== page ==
Belfast Telegraph

Looking the other way won't end curse of vigilante 'justice'

By Malachi O'Doherty

Visitors to Belfast will have found it bizarre, if listening in to the BBC, to hear that a road is closed while the police investigate a shooting.

The rest of us will have let it pass as a matter of no great importance, for there are shootings every week. We call them punishment shootings, or paramilitary-style shootings.

Usually, someone is shot in the legs. The news reports that the injuries are not life-threatening, and some of us indulge the passing thought that the victim had probably had it coming, before we turn our attention elsewhere.

The Troubles are over, aren't they? Yet we know virtually nothing about who these people are who are being shot or who is shooting them. We can fit them into the pattern of vigilante shootings that punctuated the Troubles, and punctured the legs of hundreds, perhaps thousands, of young men.

What we should have learned by now is that all of our paramilitary organisations do more of this kind of thing than anything else, and we should be asking why.

We have heard their past excuses about the policing vacuum or the response to popular demand or the intimidation of a community. But the simple fact is that people who joined militias to fight for Irish freedom or to defend the Union or protect their areas all eventually found themselves shooting their own neighbours and doing more of that than anything else.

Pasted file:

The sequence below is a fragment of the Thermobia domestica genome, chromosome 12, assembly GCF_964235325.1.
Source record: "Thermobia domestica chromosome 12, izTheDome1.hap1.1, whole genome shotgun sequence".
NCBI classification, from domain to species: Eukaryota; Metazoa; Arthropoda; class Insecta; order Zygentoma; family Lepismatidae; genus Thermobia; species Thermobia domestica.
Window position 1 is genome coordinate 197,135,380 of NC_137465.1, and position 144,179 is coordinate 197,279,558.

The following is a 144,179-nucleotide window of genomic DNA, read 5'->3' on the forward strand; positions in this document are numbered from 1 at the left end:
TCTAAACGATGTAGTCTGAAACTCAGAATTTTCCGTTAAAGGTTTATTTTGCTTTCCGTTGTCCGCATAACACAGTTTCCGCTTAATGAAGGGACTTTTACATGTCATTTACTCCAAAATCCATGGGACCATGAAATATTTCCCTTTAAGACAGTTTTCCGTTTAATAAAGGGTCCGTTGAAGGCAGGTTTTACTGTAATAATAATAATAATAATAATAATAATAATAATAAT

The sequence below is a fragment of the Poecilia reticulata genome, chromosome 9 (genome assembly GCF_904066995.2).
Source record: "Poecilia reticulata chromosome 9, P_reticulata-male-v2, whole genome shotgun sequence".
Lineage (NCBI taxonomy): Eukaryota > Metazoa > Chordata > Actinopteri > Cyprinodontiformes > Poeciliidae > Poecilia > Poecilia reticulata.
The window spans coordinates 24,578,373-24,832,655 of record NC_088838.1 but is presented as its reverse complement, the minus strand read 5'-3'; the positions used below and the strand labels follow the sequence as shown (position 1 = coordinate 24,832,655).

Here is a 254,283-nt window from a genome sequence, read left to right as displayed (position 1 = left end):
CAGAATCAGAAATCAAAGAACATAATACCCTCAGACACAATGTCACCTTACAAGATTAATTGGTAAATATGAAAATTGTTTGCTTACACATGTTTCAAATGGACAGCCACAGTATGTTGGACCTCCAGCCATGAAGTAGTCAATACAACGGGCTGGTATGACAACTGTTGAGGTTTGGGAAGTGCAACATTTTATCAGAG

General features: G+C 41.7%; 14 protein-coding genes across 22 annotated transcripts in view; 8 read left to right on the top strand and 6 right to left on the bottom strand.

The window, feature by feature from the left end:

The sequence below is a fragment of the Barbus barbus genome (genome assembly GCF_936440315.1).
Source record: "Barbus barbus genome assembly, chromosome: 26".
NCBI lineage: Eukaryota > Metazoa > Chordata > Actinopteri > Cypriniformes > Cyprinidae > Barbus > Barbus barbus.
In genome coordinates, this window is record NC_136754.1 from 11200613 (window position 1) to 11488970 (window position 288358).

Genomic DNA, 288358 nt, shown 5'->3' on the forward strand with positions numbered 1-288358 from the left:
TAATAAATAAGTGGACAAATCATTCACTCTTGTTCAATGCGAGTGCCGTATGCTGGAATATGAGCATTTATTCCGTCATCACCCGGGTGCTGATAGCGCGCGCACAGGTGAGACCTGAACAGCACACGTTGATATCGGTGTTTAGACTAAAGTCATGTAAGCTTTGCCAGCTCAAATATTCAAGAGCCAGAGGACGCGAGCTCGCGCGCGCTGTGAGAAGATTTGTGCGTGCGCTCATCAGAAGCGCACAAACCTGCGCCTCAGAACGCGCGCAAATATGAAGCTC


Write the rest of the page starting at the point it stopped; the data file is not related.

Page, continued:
Even during the eighties and nineties, more bullets were expended by loyalists and republicans into the legs of young men judged by them to be anti-social than into those they publicly claimed were the real enemy, whether the British war machine or the IRA. So what's it all about?

I think paramilitaries shoot their neighbours because they are easy targets.

They shoot them to remind everybody that they exist and are to be feared.

They target the anti-social because they have to target somebody, and they have been so infiltrated that their more ambitious efforts to kill police officers usually fail.

And they do it because they have to give their members something to do. If you join a paramilitary organisation and expect to be shooting people, then you are going to get bored and leave if you are not issued with a gun and a target.

And you would probably prefer, if you were honest about it, to be shooting young unarmed civilians, or hoods to taking your chances against the police or driving a bomb into town.

Reporting of this and analysis of it is scant. We can be sure that the police know a lot more than they tell us about who is doing the shooting because they can trace the lineage of the weapons used through forensic tests.

One possible argument for the return of monitoring and reporting of paramilitary activity is that all this would so easily be clarified for us.

If we actually cared enough to want that information.

Belfast Telegraph


From Belfast Telegraph